7/19/2004

Interest Rates

In a recent interview, Susan Schmidt Bies (Federal Reserve Board Governor) spoke about the recent elevation in interest rates. She discussed the need for an increase in interest rates which would help the economy reach its full growth potential. She stated,"You cannot keep short-term interest rates below the rate of inflation -- it's too accommodative. We've got to get to what we call a neutral level."
Currently, the inflation rate is a few points higher than the interest rate. The government has plans to continue to raise interest rates slowly over time in order to balance out the economy. I would like to hear some opinions on this topic. I think everyone agrees that it's about time to start raising interest rates, but how high should they go? Who will initially be affected by the changes? What kind of an impact will this have on our current economy?

7 comments:

Dr. Tufte said...

This is interesting because the post was made shortly before we cover these issues in class (rather than after, or more typically not at all ... since students interests are more wide ranging than the texts).

I'd like my students to think about:
1) Why the short term interest rate should be above the rate of inflation?
2) There are a lot of different interest rates, and the inflation rate is not higher than most of them. Why is that?
3) Why one of your fellow students thinks it is time to raise interest rates. This may be right or wrong, but what basis does Skip have for saying this? Does he know something you don't?

Dr. Tufte said...

Skip, can I get you to go back and add a title to this?

Lizzie said...

According to what I got from class today, I think I will take a stab at Tufte’s question number 3. If a recession causes the AD to shift left because private spending declines the natural response will be for the SAS to shift down slowly. If we were to take the Keynesian approach, we would shift the AD back to the right with increased gov’t spending and decrease taxes and interest rates. However, we know from experience (70’s) that this doesn’t work. By bringing the gov’t spending down and increasing taxes and interest rates the situation is helped. Cutting gov’t spending takes the inflationary pressure off and then cutting regulation pushes the LAS. And as for the knowing something I don’t question….the answer is more than likely yes.

Kid said...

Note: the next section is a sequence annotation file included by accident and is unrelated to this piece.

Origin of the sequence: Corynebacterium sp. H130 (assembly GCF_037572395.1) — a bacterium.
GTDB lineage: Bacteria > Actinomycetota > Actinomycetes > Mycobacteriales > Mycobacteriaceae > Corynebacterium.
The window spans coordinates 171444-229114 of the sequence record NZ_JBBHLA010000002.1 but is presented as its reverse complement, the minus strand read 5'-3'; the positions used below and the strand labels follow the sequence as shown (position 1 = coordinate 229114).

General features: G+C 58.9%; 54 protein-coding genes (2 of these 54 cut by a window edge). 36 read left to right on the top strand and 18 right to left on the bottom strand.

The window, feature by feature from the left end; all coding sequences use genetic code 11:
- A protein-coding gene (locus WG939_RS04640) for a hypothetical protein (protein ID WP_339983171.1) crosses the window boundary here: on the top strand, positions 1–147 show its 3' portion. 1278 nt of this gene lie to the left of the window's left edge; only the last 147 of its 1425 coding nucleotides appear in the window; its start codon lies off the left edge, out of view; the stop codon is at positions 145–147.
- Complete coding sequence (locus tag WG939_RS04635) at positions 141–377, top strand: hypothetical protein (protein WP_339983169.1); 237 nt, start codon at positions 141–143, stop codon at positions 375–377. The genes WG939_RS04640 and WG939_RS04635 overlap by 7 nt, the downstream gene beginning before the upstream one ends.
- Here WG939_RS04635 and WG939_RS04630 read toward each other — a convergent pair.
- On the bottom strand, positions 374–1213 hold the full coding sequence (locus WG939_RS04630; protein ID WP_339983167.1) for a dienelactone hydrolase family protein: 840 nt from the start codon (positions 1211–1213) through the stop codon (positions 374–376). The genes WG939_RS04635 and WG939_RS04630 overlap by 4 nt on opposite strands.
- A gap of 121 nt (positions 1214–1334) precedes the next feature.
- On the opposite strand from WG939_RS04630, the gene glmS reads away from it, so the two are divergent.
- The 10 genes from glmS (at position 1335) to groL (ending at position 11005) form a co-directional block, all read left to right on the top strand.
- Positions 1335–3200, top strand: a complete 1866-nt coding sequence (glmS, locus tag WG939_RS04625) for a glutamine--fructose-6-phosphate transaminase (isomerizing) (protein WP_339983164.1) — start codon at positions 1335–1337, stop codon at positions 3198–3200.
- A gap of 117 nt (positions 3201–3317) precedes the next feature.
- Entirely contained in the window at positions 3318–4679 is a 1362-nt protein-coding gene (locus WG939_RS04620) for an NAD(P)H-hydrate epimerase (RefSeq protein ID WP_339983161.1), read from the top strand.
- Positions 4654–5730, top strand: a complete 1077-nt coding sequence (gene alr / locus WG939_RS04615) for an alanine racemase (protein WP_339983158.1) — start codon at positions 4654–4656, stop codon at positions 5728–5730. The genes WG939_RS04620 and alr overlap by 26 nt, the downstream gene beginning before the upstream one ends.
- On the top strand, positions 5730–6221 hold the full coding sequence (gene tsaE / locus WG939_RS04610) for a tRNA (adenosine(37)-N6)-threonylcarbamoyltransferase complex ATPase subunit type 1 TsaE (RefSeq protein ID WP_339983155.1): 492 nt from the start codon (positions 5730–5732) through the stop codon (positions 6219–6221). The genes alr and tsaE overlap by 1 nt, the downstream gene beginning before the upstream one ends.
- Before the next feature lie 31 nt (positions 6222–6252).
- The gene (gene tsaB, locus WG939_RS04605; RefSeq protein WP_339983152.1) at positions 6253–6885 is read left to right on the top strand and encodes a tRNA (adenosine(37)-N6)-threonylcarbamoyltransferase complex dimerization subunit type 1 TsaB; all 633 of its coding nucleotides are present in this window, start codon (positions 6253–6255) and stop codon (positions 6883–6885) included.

As Lizze mentioned the AD curve would shift to the left causing an inflation area. The one thing to keep in mind that Dr. Tufte talked about in class on Thursday is that the triangle never comes to a full close because shock will occur constantly sending the AD curve into movement. The best approach would be to decrease Government spending or creating a contractionary fiscal. This would decrease Government spending but raise taxes and interest rates allowing the AD curve to move back. The problem with this, is that it takes to long, for the Government to change taxes and its spending habits, making it a slow and tedious process. The end result is that interest rates are raised by institutions, such as banks and credit unions.

james said...

As discussrd in class the economy is booming. I have to wonder if it is growing to fast. Raising the interest rates might slow it down. Could this be a good thing?

Ned said...

If interest rates are rising, people will hold off on making investments, hoping for a higher interest rate in the near future. If the interest rate were to rise every quarter I'd be temped to wait for higher interest rates before I put money into the market. which might slow the economy down. There's got to be a reason they've kept interest rates so low. Maybe they've been trying to keep deflation down. After all, some inflation is probably better than that.

Dr. Tufte said...

Here we go, with some comments on comments. These were not great, so I won't name names.

What's going on is the Federal Reserve is starting to put the brakes on the economy. The are worried about the potential for future inflation. This typically results from AD shifting to far to the right. To counteract this they are nudging it to the left.